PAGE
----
Book Image

Mastering Machine Learning with R, Second Edition - Second Edition

Book Image

Mastering Machine Learning with R, Second Edition - Second Edition

Overview of this book

This book will teach you advanced techniques in machine learning with the latest code in R 3.3.2. You will delve into statistical learning theory and supervised learning; design efficient algorithms; learn about creating Recommendation Engines; use multi-class classification and deep learning; and more. You will explore, in depth, topics such as data mining, classification, clustering, regression, predictive modeling, anomaly detection, boosted trees with XGBOOST, and more. More than just knowing the outcome, you’ll understand how these concepts work and what they do. With a slow learning curve on topics such as neural networks, you will explore deep learning, and more. By the end of this book, you will be able to perform machine learning with R in the cloud using AWS in various scenarios with different datasets.
Table of Contents (23 chapters)
Title Page
About the Author
About the Reviewers
Packt Upsell
Customer Feedback


"A man deserves a second chance, but keep an eye on him"                                                                                                                 -John Wayne

It is not so often in life that you get a second chance. I remember that only days after we stopped editing the first edition, I kept asking myself, "Why didn't I...?", or "What the heck was I thinking saying it like that?", and on and on. In fact, the first project I started working on after it was published had nothing to do with any of the methods in the first edition. I made a mental note that if given the chance, it would go into a second edition.

When I started with the first edition, my goal was to create something different, maybe even create a work that was a pleasure to read, given the constraints of the topic. After all the feedback I received, I think I hit the mark. However, there is always room for improvement, and if you try and be everything to all people, you become nothing to everybody. I'm reminded of one of my favorite Frederick the great quotes, "He who defends everything, defends nothing". So, I've tried to provide enough of the skills and tools, but not all of them, to get a reader up and running with R and machine learning as quickly and painlessly as possible. I think I've added some interesting new techniques that build on what was in the first edition. There will probably always be the detractors who complain it does not offer enough math or does not do this, that, or the other thing, but my answer to that is they already exist! Why duplicate what was already done, and very well, for that matter? Again, I have sought to provide something different, something that would keep the reader's attention and allow them to succeed in this competitive field.

Before I provide a list of the changes/improvements incorporated into the second edition, chapter by chapter, let me explain some universal changes. First of all, I have surrendered in my effort to fight the usage of the assignment operator <- versus just using =. As I shared more and more code with others, I realized I was out on my own using = and not <-. The first thing I did when under contract for the second edition was go line by line in the code and change it. The more important part, perhaps, was to clean and standardize the code. This is also important when you have to share code with coworkers and, dare I say, regulators. Using RStudio facilitates this standardization in the most recent versions. What sort of standards! Well, the first thing is to properly space the code. For instance, I would not hesitate in the past to write c(1,2,3,4,5,6). Not anymore! Now, I will write this--c(1, 2, 3, 4, 5, 6)--as a space after commas, which makes it easier to read. If you want other ideas, please have a look a Google's R style guide, I also received a number of e-mails saying that the data I scraped off the Web wasn't available. The National Hockey League decided to launch a completely new version of their statistics, so I had to start from scratch. Problems such as that led me to put data on GitHub.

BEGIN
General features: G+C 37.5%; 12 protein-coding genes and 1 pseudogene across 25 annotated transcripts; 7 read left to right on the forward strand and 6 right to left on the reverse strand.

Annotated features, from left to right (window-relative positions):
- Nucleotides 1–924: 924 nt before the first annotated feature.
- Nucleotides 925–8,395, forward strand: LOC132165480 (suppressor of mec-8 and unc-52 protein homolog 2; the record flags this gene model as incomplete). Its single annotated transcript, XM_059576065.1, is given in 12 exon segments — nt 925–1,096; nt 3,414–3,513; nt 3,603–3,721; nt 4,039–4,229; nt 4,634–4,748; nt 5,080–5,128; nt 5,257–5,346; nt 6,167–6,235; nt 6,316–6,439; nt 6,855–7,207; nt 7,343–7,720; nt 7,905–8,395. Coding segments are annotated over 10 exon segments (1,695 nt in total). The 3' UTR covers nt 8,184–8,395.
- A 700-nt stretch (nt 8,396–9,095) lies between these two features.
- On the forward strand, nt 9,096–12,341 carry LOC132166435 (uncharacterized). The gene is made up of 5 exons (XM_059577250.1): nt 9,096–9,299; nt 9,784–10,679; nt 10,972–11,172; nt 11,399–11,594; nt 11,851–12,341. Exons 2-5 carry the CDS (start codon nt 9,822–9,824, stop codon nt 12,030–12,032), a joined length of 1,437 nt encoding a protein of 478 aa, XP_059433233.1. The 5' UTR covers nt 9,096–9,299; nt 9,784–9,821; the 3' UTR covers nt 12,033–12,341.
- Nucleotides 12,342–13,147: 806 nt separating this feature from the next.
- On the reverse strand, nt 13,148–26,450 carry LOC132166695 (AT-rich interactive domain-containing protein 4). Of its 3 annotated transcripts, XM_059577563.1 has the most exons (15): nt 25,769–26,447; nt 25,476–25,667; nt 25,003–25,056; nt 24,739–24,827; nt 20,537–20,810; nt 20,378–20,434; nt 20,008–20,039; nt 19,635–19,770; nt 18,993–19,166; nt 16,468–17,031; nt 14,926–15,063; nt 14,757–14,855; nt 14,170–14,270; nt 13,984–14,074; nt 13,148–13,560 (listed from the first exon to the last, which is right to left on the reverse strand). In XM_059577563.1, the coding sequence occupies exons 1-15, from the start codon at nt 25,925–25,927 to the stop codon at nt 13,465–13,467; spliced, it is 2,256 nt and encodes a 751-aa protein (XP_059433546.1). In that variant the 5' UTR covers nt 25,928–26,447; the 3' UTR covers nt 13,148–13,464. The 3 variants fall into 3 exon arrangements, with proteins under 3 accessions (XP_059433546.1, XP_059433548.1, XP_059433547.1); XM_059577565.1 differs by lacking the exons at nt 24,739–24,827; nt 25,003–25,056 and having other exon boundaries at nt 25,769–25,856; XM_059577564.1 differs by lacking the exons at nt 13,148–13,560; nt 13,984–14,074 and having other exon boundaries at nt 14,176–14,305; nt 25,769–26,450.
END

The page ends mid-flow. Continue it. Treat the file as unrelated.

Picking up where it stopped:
All in all, I put forth a rather large effort to put the best possible tool in your hands to get you going. On another note, in the month of February '17, there was much attention on the Web on these comments from entrepreneur Mark Cuban:

  • "Artificial Intelligence, deep learning, machine learning--whatever you’re doing if you don’t understand it--learn it. Because otherwise you’re going to be a dinosaur within 3 years."
  • "I personally think there's going to be a greater demand in 10 years for liberal arts majors than there were for programming majors and maybe even engineering, because when the data is all being spit out for you, options are being spit out for you, you need a different perspective in order to have a different view of the data. And so is having someone who is more of a freer thinker."